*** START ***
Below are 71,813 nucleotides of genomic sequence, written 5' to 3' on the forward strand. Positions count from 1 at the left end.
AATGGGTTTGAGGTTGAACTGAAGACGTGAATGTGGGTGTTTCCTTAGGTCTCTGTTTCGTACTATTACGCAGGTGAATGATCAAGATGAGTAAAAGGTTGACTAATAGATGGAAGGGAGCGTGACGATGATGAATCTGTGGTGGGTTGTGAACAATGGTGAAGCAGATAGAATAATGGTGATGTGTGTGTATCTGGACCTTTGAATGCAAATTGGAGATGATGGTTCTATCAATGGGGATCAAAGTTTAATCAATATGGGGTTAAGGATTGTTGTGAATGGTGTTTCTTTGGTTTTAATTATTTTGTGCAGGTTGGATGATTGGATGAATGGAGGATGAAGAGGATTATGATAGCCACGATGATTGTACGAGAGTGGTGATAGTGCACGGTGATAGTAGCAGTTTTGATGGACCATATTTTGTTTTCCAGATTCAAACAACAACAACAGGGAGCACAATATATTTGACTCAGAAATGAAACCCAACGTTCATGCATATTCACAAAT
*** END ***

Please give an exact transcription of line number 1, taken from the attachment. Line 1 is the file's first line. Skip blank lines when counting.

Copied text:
Below are 71,813 nucleotides of genomic sequence, written 5' to 3' on the forward strand. Positions count from 1 at the left end.